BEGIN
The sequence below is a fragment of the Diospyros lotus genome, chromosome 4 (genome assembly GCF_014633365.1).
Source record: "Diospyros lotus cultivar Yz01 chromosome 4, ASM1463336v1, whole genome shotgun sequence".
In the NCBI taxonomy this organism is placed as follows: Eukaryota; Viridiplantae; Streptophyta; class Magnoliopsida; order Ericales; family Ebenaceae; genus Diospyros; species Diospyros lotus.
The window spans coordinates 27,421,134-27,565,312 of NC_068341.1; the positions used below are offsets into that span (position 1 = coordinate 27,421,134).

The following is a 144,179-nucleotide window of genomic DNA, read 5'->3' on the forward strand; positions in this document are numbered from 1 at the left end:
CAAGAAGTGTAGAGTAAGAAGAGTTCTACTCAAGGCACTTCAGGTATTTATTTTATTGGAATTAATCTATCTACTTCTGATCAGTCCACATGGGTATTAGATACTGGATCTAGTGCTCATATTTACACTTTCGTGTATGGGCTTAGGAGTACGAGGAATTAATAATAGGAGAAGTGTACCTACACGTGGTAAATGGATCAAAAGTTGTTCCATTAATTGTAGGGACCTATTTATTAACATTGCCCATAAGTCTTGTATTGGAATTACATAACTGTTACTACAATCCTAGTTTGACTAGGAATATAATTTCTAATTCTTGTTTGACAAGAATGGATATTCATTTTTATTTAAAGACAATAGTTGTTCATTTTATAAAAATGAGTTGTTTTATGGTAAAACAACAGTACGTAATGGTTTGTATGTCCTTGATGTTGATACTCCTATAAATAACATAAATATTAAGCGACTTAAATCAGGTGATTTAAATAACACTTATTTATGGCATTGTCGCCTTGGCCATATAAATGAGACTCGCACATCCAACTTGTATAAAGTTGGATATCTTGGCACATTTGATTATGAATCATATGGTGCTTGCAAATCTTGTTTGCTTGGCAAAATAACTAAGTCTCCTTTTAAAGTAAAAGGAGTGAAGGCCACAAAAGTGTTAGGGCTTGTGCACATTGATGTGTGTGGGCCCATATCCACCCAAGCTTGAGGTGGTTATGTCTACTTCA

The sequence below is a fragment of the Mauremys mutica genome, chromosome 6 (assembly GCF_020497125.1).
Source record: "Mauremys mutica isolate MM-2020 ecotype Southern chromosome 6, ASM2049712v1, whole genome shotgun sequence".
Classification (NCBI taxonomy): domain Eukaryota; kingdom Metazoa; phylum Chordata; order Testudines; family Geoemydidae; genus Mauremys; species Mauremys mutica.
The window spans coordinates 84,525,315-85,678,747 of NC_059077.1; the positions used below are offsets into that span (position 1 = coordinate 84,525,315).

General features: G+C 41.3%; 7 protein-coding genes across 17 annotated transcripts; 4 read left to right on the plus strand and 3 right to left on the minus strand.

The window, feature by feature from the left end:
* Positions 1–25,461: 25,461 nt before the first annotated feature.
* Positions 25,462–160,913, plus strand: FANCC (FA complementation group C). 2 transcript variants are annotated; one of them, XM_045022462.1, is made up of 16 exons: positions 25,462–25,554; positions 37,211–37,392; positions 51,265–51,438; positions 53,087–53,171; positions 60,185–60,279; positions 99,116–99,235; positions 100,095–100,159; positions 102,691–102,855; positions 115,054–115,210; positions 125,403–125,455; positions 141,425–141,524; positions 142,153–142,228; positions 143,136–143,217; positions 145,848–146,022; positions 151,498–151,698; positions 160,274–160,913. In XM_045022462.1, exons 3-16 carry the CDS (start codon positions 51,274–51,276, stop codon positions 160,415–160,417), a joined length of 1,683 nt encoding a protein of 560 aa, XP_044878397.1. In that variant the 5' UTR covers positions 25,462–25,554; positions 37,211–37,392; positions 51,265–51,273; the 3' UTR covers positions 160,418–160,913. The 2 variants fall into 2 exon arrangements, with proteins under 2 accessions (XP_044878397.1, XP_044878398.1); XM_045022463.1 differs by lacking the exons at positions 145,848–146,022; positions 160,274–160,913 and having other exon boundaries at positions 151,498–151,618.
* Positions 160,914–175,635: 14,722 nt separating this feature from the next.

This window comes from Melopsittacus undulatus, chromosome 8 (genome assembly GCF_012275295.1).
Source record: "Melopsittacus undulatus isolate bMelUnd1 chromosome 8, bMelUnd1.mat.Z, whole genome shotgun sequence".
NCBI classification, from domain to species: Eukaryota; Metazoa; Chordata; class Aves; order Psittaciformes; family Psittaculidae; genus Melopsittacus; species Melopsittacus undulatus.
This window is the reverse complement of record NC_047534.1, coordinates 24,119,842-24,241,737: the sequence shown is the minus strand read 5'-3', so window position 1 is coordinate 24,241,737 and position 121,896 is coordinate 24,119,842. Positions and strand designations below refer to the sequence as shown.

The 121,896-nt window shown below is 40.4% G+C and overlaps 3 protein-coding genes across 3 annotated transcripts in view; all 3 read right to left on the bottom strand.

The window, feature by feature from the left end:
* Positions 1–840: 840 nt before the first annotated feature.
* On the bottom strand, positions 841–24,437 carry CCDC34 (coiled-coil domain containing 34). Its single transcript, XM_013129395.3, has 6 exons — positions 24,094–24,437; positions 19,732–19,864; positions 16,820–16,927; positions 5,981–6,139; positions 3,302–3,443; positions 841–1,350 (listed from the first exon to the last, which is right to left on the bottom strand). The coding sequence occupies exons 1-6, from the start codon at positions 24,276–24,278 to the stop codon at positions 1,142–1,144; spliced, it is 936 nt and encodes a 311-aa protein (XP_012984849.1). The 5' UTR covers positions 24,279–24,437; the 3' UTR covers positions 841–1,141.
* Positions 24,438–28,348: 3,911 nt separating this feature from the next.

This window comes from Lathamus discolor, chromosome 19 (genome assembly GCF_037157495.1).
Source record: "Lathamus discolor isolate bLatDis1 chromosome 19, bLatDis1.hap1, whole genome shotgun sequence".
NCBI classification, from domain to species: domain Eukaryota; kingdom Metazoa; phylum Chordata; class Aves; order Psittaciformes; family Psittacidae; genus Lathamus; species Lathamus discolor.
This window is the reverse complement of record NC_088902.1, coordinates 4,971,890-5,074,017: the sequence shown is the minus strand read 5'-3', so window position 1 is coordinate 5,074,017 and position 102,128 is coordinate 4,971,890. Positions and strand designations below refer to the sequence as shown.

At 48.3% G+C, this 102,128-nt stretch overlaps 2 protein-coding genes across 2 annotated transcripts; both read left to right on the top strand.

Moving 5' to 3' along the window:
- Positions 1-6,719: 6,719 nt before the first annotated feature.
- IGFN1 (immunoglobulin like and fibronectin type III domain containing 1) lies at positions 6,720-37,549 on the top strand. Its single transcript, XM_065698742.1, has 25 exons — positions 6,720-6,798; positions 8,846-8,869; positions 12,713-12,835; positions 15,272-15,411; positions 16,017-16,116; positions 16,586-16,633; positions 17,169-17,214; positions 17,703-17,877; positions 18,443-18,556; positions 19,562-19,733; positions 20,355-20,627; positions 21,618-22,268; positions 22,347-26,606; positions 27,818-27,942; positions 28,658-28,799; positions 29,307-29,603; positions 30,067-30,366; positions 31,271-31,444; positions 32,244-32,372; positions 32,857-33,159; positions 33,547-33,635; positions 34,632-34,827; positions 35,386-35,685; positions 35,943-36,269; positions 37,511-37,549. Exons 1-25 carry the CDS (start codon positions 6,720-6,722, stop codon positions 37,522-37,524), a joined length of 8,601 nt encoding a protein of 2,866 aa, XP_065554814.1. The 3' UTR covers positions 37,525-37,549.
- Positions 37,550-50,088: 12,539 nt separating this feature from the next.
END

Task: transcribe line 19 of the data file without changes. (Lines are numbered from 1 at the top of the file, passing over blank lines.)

This window is the reverse complement of record NC_047534.1, coordinates 24,119,842-24,241,737: the sequence shown is the minus strand read 5'-3', so window position 1 is coordinate 24,241,737 and position 121,896 is coordinate 24,119,842. Positions and strand designations below refer to the sequence as shown.